Here is a barn located down the road from my house, I get to see this piece of
Here is a barn located on Rt. 2 going toward Pt. Pleasant, WV
There are many sites on the internet about the Mail Pouch Barns; here is one with lots of articles and pictures.
For more pictures of Mail Pouch Barns go to my other post here.
Wednesday, October 22, 2008
These are very easy to make and would look nice sitting throughout the house. If you have a party, set them on the table and give them away as favors.
Buy small clear glass containers. I got mine at a yard sale. I think the round ones are cute. You could even make these with large clear vases and put a large candle inside. It would make a centerpiece any mummy would love.
Materials needed: clear glass containers, decoupage finish, cheesecloth, google eyes.
Here I am putting the decoupage on the containers. I use the small sponge paintbrushes.
Tear the cheesecloth into strips and wrap around and around the glass container of your choice and glue on the google eyes. After going around with the cheese cloth a couple of times, put the google eyes on. Then continue layering the cheesecloth.
Here are the finished mummies on display.
Sorry, I didn't give very detailed pictures or instructions, but I think you get the idea. They are very easy to make. Put a tea light candle inside. Be sure and watch any burning candles, don't leave them unattended.
Small or little ones, I hope you make and enjoy them.
Saturday, October 18, 2008
Bridge Day is a BIG event in
Here I am ........
Picture of bridge under construction.
The first Bridge Day was celebrated in 1980 when only 5 BASE jumpers jumped off the bridge. Today they expected 450 jumpers.
Jumpers getting their parachutes ready.
It is 876 feet high and 8 seconds from the bridge to the water below.
One taking off.....
Our parents used to say to us as kids, "If so and so jumped off a bridge, would you do it too?" Well apparently for these jumpers, the answer was yes.
An annual, spectacular event held the 3rd Saturday of October for a majestic bridge.
Were you at the bridge today walking across? If not, I hope my pictures helped transport you there.
Friday, October 17, 2008
First, get a pretty container to put it in.
I made this one a few years ago. It is very easy to make.
Get an ivy bowl, cut out fall leaves and decoupage them to the outside of it.
You could decoupage anything you wish on it, I happened to have
fall napkins with leaves, so that's what I used.
add candy corn....
Mix it up, and voila!
It tastes like you're eating a payday candy bar without the gooey caramel that sticks to your teeth.
It is very good! Give it a try.
What's your favorite Halloween snack?
Thursday, October 16, 2008
It is supposed to be cool and rainy here, so take a peek and brighten your day. It did mine!
Majestic and tall all in a row. Our tallest one was 13 feet tall.
We shared our pretties with the bees......
and the baby mockingbirds.
Here's our goliath on the left...
and this beautiful one with the sun peeking through.
Another pretty picture.
And sadly this is what is left of our sunflowers....sad for us, but I think the birds will enjoy the leftovers this winter when the snow is on the ground.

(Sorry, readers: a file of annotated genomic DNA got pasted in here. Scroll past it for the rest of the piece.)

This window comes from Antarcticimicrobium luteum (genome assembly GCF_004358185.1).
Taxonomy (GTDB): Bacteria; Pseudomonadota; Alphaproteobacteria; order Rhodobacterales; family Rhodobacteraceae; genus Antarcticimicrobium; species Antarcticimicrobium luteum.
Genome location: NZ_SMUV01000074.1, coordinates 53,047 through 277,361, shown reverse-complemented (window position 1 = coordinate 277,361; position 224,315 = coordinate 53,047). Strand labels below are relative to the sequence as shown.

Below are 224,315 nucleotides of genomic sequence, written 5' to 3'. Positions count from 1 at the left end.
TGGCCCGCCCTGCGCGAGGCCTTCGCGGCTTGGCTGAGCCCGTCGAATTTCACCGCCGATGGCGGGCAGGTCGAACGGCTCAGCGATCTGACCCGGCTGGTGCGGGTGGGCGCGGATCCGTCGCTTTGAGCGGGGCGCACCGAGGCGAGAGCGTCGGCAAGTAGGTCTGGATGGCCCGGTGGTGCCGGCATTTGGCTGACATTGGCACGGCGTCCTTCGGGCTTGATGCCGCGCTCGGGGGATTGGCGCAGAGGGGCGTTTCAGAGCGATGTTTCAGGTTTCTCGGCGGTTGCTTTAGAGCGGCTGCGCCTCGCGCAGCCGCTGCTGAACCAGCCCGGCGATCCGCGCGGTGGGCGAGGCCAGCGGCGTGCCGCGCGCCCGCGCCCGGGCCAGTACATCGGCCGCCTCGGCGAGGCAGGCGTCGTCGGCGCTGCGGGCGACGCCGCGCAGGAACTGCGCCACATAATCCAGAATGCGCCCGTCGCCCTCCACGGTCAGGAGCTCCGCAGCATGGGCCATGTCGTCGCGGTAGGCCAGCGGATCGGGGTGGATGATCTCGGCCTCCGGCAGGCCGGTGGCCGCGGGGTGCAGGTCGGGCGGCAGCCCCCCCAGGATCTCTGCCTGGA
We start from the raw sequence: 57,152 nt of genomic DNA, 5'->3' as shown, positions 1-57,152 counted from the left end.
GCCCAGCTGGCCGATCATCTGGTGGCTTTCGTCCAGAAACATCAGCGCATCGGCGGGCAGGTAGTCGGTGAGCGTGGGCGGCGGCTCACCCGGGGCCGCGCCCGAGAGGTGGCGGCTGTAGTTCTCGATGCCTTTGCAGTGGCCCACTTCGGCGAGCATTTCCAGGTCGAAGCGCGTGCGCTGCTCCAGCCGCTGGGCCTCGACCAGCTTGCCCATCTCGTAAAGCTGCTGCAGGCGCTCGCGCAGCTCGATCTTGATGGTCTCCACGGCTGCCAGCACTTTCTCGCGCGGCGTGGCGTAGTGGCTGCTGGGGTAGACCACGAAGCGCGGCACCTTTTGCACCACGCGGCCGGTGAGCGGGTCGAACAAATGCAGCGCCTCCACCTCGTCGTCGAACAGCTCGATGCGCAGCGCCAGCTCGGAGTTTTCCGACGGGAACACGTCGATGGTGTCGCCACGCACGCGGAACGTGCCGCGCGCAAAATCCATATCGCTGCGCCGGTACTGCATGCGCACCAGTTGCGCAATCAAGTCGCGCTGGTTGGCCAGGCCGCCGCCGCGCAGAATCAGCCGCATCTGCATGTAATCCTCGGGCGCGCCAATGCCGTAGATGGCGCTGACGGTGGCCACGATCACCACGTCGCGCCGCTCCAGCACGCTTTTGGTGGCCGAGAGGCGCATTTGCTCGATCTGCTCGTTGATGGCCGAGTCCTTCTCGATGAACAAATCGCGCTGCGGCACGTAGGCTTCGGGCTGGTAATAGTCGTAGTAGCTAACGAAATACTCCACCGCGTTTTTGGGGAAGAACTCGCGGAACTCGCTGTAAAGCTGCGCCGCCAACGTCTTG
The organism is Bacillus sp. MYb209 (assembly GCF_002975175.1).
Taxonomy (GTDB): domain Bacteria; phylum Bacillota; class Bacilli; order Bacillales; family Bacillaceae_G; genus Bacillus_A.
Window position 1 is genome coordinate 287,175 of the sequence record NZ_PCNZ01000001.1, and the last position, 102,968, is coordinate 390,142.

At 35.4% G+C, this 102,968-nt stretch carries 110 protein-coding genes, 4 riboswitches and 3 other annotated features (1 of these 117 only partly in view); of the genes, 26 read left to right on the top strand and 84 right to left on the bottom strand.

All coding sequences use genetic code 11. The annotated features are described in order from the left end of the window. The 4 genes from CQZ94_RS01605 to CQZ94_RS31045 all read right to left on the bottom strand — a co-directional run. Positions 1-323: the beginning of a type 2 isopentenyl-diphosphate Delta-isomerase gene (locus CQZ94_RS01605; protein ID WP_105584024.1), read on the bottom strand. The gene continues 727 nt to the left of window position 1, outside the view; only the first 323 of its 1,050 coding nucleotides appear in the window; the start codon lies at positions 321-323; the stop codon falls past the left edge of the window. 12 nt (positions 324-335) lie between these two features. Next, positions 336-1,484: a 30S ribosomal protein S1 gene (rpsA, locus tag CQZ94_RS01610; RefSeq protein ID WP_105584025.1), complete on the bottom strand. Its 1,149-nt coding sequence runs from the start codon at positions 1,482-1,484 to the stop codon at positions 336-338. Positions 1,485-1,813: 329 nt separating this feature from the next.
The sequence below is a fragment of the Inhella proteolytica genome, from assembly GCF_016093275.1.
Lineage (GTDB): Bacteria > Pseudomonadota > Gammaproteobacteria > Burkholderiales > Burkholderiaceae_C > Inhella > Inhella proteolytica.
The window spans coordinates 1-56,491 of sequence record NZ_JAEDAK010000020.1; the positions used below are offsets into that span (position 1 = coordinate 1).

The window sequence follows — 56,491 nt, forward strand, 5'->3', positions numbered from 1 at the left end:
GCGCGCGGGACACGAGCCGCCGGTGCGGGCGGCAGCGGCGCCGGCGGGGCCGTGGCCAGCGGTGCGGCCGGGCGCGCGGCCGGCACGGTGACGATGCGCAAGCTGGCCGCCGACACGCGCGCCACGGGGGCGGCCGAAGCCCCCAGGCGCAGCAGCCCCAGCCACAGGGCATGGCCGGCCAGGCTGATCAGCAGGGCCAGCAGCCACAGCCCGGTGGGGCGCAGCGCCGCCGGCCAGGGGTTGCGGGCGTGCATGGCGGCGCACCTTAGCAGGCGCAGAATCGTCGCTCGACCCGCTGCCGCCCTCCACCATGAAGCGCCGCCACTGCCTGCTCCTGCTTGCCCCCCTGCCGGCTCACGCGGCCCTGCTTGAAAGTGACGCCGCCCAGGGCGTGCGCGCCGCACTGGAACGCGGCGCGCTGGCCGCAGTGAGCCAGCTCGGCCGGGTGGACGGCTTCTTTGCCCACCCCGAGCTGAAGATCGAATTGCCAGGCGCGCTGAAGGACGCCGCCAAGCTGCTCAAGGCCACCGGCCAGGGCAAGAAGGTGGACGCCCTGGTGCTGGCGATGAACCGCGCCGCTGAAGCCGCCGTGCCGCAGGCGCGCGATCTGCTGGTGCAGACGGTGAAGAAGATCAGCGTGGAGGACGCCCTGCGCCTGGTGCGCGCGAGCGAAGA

Have a nice day!
Monday, October 13, 2008
Pawpaws have been around for a long time. DeSoto in 1541 found the Native Americans cultivating it east of the Mississippi River and Lewis and Clark depended on it during their travels. Thomas Jefferson planted it at Monticello and George Washington enjoyed it as a dessert.
The best way to eat it is to bite the top off, squeeze the fruit out, and spit the seeds as you go. And there are a lot of seeds! These big seeds, as seen in the picture below, were taken from one small pawpaw.
The ripe fruit has a very short shelf life of 2 or 3 days. A tropical fruit far from the tropics! They have three times as much vitamin C as an apple, twice as much riboflavin and niacin as an orange, and about the same potassium as a banana. They have been called the "poor man's banana."
I remember going to my Aunt Gracie's as a child and picking them in the woods behind her house.
They are pungent and I can only eat a few before I tire of them for the season. You might say it's an acquired taste, you love them or you hate them.
My two younger sons went pawpaw searching and only came back with a few. I believe it was a little too early to pick them yet, but they were anxious to find some. Maybe they will try again later. Below are three I'm holding in my hand.
As you can see they aren't a very pretty fruit. Some old timers wont eat them until they turn entirely black.
Here is a fun site I found to read about pawpaws.
NOW, on to our big potatoes.
We've grown red potatoes in our garden the last couple of years. We hate dealing with the potato bugs, but love home grown potatoes, especially the red ones.
We're still digging them out of the ground. I sent my son to the garden Sunday to dig some for me to cook, he came back with these:
Here's the biggest one by itself. You don't have to peel many of these for a bowl of mashed potatoes!
Hope you enjoyed my post.
Let's have an informal poll.
Do you like pawpaws, or would you rather eat the red potatoes?
Friday, October 10, 2008
One of them is a remake of something I got at a yard sale this morning.
Here is the before picture.